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HIV/AIDS patients' children suffer in silence

By Xu Lin | China Daily | Updated: 2012-12-01 08:00

Xiao Jie (not his real name) has kept his secret from his friends, teachers and classmates - even his girlfriend.

The 21-year-old sophomore at a college in Henan province's capital Zhengzhou was born to poor farmers in the province. Both his parents contracted HIV years ago, when they sold blood.

"I haven't told my girlfriend about my family's situation," he says, worriedly.

"Should I confess when the time is right? How should I explain it to her?"

He says he had to study very hard in high school because education was his only way out. He met his girlfriend though the student union last September.

"Although we often have small quarrels due to our different personalities, I love her very much and really want to be with her for the rest of my life," he says.

To tell or not to tell - that is the question for many people who share Xiao Jie's background.

In the 1990s, tens of thousands of impoverished farmers from Henan made a living by illegally selling their blood. Many were infected with HIV because of the unsanitary collection practices and rampant needle sharing.

There were 55,424 people living with HIV/AIDS in the province as of Oct 31 this year, with 3,058 newly reported cases from January to October, the Henan Provincial Center for Disease Control and Prevention reports.

Although the government started to provide HIV/AIDS patients in rural areas with free medicine in 2003, most of the farmers are too sick to work, leaving their families without income.

Their children face both poverty and stigma.

"Marriage becomes another big problem when they grow up and enter universities or society," Chi Heng Foundation senior communications officer Luo Jiaxu explains.

Since its 1998 founding in Hong Kong, Chi Heng has been funding the educations and living expenses of the children of parents with HIV/AIDS since 2002.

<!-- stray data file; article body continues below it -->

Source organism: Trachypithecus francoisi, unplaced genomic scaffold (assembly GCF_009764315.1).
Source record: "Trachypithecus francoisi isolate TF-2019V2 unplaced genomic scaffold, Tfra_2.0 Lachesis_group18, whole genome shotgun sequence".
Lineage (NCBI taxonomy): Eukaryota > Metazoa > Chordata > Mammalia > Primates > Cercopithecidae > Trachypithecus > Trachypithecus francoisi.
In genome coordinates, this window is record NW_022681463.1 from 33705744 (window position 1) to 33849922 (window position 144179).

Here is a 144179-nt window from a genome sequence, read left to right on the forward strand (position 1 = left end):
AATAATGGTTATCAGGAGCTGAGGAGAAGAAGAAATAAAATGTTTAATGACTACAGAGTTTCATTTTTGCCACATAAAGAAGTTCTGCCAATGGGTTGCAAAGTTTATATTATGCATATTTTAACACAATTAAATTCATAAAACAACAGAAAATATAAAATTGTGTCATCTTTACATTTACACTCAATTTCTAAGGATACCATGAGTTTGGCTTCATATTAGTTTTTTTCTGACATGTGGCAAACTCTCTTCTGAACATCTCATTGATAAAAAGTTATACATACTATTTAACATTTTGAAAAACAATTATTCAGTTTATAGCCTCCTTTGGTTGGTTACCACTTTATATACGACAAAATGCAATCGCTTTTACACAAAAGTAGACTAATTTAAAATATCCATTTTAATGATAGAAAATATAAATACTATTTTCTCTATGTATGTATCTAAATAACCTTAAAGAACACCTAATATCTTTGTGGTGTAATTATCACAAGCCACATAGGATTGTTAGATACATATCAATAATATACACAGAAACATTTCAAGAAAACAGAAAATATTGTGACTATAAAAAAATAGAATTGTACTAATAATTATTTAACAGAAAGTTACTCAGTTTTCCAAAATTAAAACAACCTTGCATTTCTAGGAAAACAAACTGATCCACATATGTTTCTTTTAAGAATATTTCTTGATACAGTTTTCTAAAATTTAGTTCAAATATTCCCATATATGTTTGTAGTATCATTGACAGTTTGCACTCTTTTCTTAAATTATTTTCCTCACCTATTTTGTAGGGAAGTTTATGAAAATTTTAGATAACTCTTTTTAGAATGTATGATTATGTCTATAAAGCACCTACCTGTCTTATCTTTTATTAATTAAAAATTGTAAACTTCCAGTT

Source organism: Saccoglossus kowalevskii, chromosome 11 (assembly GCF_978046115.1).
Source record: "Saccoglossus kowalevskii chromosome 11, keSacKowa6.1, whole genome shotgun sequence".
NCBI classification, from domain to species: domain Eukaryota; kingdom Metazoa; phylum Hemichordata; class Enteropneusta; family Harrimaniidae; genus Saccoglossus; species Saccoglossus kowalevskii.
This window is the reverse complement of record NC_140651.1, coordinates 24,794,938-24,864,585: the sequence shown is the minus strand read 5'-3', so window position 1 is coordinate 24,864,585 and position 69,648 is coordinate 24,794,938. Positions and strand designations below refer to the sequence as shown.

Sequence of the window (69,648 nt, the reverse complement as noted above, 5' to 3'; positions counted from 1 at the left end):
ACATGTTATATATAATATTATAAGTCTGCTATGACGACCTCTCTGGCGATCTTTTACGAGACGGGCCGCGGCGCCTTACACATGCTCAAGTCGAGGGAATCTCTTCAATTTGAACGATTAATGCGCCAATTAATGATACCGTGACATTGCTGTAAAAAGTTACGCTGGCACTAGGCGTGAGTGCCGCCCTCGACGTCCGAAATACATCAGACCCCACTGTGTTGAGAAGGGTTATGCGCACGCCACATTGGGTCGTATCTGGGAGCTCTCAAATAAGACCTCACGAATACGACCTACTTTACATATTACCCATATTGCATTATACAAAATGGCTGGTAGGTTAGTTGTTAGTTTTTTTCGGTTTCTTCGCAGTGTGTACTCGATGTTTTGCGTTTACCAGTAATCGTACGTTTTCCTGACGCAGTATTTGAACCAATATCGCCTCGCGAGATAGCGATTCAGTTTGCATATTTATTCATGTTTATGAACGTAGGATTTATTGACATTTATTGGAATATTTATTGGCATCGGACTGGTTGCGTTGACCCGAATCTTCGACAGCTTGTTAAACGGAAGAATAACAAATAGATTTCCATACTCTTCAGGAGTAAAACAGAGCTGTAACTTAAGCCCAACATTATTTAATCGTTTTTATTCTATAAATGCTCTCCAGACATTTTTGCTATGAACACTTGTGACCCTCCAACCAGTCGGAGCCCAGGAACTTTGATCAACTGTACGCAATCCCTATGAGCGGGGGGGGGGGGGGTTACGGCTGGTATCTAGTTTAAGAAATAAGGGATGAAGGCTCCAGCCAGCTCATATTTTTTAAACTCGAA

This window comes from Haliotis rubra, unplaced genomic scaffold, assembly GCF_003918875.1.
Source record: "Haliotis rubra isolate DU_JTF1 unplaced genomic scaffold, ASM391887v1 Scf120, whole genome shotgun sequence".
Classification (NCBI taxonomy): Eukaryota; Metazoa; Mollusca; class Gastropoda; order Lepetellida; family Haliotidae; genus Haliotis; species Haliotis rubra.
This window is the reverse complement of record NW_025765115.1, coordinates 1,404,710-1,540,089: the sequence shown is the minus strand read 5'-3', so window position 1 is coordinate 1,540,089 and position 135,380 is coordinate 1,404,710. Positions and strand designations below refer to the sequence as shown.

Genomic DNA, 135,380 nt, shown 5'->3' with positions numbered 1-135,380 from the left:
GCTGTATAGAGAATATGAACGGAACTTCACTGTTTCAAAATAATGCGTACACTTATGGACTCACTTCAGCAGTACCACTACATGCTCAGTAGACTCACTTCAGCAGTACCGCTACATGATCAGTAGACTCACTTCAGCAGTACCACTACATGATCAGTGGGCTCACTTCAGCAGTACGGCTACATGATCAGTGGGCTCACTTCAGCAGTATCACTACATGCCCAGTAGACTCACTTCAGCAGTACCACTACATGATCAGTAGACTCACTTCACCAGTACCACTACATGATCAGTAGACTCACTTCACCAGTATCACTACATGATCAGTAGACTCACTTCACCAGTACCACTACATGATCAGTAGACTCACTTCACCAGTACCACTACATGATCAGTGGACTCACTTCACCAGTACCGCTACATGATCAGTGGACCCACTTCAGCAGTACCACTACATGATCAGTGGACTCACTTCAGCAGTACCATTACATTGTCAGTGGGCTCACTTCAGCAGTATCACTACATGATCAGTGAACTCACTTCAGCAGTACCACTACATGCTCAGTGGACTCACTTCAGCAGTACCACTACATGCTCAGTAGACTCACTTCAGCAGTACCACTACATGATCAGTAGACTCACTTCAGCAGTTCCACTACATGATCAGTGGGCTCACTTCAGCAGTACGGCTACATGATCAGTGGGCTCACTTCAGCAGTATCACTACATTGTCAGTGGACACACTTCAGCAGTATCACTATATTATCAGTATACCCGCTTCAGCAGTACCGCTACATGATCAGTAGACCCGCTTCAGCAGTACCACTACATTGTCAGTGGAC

It has helped more than 8,000 children from nine provinces, fewer than 1 percent of whom live with HIV/AIDS.

The theme of this year's World AIDS Day on Dec 1 is "getting to zero" - that is, striving for zero new infections, zero discrimination and zero AIDS-related deaths.

Discrimination is a vast battle on its own.

Advocacy and Information Management program associate Guy Taylor from the UNAIDS China Office says such a stigma affects opportunities to work, study or seek medical care. It intensifies social pressure and family conflicts.

Xiao Dan has faced these problems.

"I feel very inferior when I'm with my boyfriend because his family's situation is far better than mine and he's an only child," the 20-year-old college student from Zhengzhou says.

Her mom lives with HIV, and her dad is physically disabled.

"I waited for a long time, wondering if I should tell him the truth," she says.

"I told him my family is poor so he wouldn't be totally dumfounded in the end," she says.

Xiao Dan joined Chi Heng's summer activities to help other children with the same background. Her boyfriend wondered what she was doing during the summer vacation.

"I told him online and sobbed, because I was afraid he wouldn't accept me and my family," she recalls.

"But he only said my mom is very great and treats me as well as before.

"Telling him was good for our relationship, but how can I deal with his parents? People from other provinces might hold more prejudices about the situation."

Beijing Normal University associate professor of psychology Lin Xiuyun says the couple needs to ensure their love is unconditional and both of their needs are met in the relationship before revealing the truth.

"In China, love is between two individuals, but marriage is between two families," Lin says.

Beijing Zhongyingkai Law Firm partner and attorney Zhang Peng points out that, while people with HIV can legally wed, those with AIDS might not be able to.

"It's not easy to say whether AIDS patients can get married because it's not clearly stated in the law and there are no such cases in court," he says.

"In my opinion, the court would likely find a marriage involving an AIDS patient invalid."

It's not uncommon for the children of parents with HIV/AIDS to become lovers. "Generally speaking, people from similar backgrounds tend to have long, stable and happy marriages," Lin says.

Taylor believes public awareness should be enhanced but such means as public-service advertisements, and community organizations can play a crucial role in the treatment and prevention of HIV/AIDS, especially among youth.

He says relevant laws and policies should be improved, discrimination should be erased and more legal assistance should be provided.


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